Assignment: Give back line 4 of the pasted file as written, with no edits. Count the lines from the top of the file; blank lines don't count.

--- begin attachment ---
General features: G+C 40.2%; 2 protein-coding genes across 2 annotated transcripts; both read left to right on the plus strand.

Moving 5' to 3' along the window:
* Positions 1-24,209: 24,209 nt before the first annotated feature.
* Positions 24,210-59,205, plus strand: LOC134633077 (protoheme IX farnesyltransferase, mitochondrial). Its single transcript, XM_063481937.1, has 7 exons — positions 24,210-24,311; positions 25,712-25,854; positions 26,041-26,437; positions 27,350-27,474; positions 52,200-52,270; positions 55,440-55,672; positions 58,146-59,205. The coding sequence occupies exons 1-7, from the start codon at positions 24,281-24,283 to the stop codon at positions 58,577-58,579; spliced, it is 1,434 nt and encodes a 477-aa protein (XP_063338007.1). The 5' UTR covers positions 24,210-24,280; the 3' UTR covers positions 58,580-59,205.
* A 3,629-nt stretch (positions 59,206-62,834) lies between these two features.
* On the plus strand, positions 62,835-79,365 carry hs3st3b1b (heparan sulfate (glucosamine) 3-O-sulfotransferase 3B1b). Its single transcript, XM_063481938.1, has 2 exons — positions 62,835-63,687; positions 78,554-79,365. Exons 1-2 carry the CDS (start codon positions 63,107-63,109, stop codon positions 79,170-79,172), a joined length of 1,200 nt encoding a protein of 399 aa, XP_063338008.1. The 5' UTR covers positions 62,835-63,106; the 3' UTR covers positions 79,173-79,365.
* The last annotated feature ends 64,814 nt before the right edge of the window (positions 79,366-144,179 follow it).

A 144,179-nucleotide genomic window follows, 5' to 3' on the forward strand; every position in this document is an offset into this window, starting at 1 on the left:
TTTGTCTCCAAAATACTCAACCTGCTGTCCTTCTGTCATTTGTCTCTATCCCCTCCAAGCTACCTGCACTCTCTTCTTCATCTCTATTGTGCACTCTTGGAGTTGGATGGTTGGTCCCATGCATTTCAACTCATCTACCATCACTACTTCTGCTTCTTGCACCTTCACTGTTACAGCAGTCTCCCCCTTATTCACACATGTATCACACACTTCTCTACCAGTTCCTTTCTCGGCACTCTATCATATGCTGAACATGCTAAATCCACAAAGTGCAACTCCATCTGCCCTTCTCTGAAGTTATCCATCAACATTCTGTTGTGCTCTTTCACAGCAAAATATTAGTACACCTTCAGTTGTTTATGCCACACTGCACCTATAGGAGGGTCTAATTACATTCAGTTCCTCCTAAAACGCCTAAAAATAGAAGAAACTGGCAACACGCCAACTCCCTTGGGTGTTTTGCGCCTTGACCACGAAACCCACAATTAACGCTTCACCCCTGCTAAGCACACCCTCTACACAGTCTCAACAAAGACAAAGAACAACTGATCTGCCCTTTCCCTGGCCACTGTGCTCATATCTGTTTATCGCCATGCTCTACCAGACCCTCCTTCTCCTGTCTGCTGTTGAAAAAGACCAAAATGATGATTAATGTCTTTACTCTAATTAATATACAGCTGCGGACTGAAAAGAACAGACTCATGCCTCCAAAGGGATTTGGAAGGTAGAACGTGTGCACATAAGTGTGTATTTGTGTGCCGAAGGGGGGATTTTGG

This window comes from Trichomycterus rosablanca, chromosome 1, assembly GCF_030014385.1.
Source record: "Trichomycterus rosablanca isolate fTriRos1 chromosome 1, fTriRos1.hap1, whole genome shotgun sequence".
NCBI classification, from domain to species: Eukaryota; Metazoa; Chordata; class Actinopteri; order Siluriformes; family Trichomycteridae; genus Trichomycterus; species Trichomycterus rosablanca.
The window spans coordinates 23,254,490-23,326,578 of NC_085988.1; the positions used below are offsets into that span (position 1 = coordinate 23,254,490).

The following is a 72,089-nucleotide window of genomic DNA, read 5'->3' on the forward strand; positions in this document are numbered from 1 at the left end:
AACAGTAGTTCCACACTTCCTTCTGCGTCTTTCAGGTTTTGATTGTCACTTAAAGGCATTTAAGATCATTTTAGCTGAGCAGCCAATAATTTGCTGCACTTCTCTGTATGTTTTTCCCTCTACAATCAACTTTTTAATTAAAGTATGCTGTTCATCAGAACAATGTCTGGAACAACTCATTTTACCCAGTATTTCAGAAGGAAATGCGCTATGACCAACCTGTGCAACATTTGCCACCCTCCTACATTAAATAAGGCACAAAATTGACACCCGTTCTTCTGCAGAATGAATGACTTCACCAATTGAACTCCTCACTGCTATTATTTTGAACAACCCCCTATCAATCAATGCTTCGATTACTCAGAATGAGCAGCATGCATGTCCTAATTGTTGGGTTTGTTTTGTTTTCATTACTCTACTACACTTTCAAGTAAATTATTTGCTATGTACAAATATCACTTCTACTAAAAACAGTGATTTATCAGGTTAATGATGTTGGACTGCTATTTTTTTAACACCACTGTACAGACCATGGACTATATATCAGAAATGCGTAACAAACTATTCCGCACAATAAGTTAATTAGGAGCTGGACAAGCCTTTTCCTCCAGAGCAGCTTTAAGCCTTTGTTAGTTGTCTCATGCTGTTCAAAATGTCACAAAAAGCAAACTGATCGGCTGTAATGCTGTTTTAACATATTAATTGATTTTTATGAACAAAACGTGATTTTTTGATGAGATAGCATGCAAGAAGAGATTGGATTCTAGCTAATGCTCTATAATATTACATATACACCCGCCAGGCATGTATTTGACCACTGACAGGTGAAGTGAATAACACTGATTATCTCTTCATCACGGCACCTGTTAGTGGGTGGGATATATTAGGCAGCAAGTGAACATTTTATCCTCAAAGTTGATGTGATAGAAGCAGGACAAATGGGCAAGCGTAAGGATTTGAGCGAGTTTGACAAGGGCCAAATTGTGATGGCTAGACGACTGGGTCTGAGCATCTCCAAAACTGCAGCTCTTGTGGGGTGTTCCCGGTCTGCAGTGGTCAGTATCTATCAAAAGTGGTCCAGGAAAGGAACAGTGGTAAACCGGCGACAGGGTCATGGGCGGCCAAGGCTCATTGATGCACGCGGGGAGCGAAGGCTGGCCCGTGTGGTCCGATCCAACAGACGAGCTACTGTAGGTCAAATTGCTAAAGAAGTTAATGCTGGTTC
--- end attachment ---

* Positions 24,210-59,205, plus strand: LOC134633077 (protoheme IX farnesyltransferase, mitochondrial). Its single transcript, XM_063481937.1, has 7 exons — positions 24,210-24,311; positions 25,712-25,854; positions 26,041-26,437; positions 27,350-27,474; positions 52,200-52,270; positions 55,440-55,672; positions 58,146-59,205. The coding sequence occupies exons 1-7, from the start codon at positions 24,281-24,283 to the stop codon at positions 58,577-58,579; spliced, it is 1,434 nt and encodes a 477-aa protein (XP_063338007.1). The 5' UTR covers positions 24,210-24,280; the 3' UTR covers positions 58,580-59,205.